One thought on “NRO: The Case for the Wage Subsidy

  1. As I understand it, the argument has two main premises:

    • Subsidising workers’ pay is morally acceptable as a matter of compassion.
    • Because the resulting incentives would align with rational economic theory, the practice is desirable.

    I reject the first premise out of hand because “compassion” is not a valid motive for public spending. As a concept, compassion is too infinitely subtle and variable to be codified; to be able to say, for example, that compassion or social justice is desirable in one context, but not another.

    My criticism of the second premise is more fundamental. I take it as a given that how money is spent is immensely important, because some expenditures produce no goods. Wage subsidies would be like that, although the non-productive consequences might not be readily apparent.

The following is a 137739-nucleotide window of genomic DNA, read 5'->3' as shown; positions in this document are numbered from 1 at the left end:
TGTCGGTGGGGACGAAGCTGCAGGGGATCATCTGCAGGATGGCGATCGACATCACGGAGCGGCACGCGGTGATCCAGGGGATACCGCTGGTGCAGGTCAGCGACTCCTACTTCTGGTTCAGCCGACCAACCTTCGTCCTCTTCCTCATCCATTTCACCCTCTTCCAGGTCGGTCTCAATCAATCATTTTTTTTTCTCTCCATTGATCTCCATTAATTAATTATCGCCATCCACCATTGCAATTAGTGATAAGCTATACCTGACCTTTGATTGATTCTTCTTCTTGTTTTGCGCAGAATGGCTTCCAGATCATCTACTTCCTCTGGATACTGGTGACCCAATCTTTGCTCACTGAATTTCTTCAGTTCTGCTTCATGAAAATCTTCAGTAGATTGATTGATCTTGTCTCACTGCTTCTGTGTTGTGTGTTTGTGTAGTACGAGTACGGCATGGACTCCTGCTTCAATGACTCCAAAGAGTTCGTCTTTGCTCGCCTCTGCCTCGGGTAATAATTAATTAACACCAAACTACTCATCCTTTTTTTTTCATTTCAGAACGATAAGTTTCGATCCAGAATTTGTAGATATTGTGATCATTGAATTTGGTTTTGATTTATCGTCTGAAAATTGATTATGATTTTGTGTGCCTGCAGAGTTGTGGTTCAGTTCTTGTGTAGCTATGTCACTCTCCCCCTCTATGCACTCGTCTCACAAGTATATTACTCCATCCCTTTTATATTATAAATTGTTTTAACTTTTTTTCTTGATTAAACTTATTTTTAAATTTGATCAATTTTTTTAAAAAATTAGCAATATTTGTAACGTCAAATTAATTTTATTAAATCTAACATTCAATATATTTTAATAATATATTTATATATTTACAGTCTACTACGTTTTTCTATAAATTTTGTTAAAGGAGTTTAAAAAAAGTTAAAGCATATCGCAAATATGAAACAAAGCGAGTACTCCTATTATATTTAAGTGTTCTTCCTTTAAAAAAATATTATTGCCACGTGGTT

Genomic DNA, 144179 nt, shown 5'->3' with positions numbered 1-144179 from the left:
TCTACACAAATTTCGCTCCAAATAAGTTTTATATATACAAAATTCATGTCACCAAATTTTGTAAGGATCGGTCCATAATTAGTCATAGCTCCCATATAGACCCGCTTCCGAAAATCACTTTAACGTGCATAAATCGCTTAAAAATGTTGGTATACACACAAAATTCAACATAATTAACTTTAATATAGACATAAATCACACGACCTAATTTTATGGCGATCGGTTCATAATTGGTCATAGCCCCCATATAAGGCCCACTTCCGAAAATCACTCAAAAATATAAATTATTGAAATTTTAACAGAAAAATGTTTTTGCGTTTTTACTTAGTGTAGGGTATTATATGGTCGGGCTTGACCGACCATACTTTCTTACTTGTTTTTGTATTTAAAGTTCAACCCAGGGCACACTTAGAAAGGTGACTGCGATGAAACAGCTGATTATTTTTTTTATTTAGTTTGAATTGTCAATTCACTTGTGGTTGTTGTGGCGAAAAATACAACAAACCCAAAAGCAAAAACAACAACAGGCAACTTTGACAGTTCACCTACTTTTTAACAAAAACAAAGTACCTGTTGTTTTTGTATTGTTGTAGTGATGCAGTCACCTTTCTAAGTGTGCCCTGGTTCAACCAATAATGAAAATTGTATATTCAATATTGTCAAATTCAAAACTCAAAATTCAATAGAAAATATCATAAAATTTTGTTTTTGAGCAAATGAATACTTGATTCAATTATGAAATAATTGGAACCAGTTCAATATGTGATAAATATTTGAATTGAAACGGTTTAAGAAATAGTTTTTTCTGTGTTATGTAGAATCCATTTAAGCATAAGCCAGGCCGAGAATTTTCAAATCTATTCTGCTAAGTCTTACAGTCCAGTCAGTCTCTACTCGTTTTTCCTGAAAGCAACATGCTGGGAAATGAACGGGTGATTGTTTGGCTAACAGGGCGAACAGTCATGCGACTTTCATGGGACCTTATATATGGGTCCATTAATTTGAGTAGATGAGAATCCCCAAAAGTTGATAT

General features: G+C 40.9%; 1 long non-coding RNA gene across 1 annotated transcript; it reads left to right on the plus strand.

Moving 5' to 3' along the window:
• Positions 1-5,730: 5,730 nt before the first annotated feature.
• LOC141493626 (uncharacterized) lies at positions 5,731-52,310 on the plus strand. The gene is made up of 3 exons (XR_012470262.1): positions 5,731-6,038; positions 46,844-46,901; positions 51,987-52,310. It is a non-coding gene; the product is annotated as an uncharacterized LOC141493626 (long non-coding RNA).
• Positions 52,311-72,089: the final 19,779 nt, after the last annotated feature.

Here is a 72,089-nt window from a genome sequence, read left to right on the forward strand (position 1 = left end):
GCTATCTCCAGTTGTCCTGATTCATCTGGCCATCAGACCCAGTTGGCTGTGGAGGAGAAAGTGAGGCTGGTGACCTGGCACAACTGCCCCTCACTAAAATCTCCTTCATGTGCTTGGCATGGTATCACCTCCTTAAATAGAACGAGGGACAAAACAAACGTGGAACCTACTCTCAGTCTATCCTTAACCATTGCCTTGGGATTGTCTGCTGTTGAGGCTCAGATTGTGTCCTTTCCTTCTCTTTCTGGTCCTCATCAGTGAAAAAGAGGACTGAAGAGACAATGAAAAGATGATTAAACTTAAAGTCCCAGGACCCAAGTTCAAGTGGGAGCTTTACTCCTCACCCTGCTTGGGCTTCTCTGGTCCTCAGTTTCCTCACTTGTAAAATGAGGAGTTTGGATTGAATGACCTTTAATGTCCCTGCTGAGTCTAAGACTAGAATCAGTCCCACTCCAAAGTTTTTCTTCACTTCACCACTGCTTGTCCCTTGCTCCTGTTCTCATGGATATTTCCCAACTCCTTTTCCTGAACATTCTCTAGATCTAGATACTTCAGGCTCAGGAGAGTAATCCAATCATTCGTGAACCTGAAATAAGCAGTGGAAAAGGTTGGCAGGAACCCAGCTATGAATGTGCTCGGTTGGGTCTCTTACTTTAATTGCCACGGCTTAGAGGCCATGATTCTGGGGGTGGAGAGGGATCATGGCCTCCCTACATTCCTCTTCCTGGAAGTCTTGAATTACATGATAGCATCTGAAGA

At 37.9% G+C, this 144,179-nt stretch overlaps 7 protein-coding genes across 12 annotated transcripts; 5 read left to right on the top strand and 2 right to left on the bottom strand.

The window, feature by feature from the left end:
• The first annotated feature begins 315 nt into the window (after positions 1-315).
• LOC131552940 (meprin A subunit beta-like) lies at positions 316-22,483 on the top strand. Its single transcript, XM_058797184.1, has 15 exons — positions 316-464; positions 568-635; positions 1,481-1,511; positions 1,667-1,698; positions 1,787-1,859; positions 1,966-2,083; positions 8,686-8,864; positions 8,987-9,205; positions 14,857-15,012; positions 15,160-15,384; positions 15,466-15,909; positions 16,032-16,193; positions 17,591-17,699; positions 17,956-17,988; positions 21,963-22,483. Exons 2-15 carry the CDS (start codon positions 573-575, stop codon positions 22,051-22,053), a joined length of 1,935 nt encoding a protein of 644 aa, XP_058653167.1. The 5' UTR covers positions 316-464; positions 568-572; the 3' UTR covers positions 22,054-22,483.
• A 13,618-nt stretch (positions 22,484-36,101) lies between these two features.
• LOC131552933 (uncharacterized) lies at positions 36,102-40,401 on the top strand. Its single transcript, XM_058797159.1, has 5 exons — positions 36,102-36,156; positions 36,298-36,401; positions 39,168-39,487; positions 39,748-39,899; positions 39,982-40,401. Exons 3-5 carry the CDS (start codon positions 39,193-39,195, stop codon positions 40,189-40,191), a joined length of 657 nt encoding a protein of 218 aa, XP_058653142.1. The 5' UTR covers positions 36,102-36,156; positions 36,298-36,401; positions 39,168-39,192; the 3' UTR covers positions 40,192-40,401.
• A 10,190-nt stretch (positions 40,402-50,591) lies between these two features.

Nothing is easier than to expand the money supply either in volume or velocity in comparison to some prior equilibrium. But monetary expansion is mathematically devaluatory until and unless a corresponding expansion of goods follows. The puzzle for the economist is to show that the expansion of goods will necessarily occur.

    One can certainly imagine scenarios in which expansions of money do result in expansions of goods, but there are are just as many imaginative scenarios in which the opposite occurs. You can’t grow an economy with defense spending, for example.

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